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Exchange Asymmetries Incorrectly Interpreted as Evidence of Endowment Effect Theory and Prospect Theory?

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  • Charles R. Plott
  • Kathryn Zeiler

Abstract

Systematic asymmetries in exchange behavior have been widely interpreted as support for "endowment effect theory," an application of prospect theory positing that loss aversion and utility function kinks set by entitlements explain observed asymmetries. We experimentally test an alternative explanation, namely, that asymmetries are explained by classical preference theories finding influence through the experimental procedures typically used. Contrary to the predictions of endowment effect theory, we observe no asymmetries when we modify procedures to remove the influence of classical preference theories. When we return to traditional-type procedures, however, the asymmetries reappear. The results support explanations based in classical preference theories and reject endowment effect theory. (JEL D01)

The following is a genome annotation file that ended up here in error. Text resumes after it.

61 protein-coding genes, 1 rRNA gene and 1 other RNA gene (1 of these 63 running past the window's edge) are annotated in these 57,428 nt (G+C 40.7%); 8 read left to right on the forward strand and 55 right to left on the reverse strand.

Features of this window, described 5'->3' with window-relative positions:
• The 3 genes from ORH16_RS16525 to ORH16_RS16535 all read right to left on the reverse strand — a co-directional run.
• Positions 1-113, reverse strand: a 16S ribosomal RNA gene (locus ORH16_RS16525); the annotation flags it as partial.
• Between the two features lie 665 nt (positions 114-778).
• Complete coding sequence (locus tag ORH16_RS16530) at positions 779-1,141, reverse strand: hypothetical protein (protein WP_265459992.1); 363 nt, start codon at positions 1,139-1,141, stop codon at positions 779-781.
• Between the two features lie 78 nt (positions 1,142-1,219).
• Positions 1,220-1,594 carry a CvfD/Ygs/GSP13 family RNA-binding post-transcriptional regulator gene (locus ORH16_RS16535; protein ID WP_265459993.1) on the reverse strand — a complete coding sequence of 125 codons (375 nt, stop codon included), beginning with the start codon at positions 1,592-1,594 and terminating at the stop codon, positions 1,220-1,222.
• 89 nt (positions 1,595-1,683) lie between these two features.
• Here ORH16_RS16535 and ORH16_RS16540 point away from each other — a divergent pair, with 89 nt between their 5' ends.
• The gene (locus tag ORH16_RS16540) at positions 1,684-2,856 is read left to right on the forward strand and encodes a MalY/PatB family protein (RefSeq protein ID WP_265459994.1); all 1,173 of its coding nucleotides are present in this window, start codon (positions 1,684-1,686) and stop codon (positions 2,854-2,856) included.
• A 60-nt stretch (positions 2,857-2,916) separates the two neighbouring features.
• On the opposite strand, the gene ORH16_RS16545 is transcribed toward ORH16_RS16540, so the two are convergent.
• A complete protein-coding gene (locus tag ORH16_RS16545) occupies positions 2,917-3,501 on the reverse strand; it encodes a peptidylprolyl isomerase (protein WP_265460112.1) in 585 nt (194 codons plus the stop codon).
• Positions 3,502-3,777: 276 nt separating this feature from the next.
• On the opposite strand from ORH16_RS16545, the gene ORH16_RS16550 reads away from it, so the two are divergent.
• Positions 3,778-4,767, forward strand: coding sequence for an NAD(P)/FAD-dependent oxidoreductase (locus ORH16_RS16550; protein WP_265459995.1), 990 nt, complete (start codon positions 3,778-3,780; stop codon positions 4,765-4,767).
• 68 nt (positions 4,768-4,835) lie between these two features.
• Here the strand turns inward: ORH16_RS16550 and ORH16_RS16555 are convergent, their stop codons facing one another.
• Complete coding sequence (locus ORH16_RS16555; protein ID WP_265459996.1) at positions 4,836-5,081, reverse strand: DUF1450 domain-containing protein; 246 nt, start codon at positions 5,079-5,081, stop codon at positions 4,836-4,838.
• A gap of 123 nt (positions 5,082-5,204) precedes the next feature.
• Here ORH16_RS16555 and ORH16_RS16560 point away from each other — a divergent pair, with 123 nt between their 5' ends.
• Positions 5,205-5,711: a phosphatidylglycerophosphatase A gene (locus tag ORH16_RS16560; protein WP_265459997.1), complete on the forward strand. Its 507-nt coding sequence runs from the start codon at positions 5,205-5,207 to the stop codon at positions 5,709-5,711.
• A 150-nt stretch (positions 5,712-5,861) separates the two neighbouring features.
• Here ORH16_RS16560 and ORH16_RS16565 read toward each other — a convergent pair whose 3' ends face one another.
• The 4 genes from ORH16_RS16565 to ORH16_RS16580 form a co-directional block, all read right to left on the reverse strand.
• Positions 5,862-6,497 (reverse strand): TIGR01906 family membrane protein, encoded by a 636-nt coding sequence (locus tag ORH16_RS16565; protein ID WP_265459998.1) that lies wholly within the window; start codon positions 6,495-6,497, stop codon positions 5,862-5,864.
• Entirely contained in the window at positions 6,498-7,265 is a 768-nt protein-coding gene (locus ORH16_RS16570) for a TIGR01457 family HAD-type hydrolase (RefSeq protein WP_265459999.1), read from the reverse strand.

Suggested Citation

  • Charles R. Plott & Kathryn Zeiler, 2007. "Exchange Asymmetries Incorrectly Interpreted as Evidence of Endowment Effect Theory and Prospect Theory?," American Economic Review, American Economic Association, vol. 97(4), pages 1449-1466, September.
  • Handle: RePEc:aea:aecrev:v:97:y:2007:i:4:p:1449-1466
    Note: DOI: 10.1257/aer.97.4.1449
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    JEL classification:

    • D01 - Microeconomics - - General - - - Microeconomic Behavior: Underlying Principles

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